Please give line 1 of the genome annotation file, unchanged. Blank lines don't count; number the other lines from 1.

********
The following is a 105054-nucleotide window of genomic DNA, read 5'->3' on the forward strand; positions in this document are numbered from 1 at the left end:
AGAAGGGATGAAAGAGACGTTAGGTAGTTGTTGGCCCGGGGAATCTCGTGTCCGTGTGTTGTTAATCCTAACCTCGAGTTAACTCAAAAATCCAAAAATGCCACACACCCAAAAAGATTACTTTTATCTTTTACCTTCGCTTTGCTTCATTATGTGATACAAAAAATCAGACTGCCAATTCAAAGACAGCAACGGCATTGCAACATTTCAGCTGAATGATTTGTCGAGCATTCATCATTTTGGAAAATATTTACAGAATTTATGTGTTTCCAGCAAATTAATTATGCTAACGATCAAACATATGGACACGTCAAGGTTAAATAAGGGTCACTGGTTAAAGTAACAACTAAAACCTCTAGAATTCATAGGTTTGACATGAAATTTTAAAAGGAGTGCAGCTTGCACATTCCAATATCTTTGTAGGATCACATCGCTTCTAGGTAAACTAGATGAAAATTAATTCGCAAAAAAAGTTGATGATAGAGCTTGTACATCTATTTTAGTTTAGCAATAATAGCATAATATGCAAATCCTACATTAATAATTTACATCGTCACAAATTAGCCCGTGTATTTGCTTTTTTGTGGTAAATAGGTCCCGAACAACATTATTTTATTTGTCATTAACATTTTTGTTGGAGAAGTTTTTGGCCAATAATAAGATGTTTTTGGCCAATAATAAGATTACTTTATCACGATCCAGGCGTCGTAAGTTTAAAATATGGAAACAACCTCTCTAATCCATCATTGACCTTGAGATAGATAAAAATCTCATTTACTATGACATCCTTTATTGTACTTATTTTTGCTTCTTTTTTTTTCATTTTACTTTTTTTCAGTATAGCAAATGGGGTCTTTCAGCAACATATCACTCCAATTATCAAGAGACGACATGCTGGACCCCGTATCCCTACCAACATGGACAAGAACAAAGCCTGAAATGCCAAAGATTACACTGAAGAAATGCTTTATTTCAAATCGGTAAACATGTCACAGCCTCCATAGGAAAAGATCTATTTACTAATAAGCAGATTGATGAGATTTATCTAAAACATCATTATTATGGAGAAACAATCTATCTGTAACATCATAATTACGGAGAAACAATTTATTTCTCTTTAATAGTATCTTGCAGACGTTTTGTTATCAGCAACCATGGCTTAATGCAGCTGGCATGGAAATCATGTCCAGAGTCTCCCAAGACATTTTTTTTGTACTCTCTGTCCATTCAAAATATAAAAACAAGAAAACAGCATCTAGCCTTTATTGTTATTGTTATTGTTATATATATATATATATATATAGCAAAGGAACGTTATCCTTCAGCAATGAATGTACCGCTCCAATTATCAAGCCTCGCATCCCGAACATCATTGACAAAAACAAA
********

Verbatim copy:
The following is a 105054-nucleotide window of genomic DNA, read 5'->3' on the forward strand; positions in this document are numbered from 1 at the left end: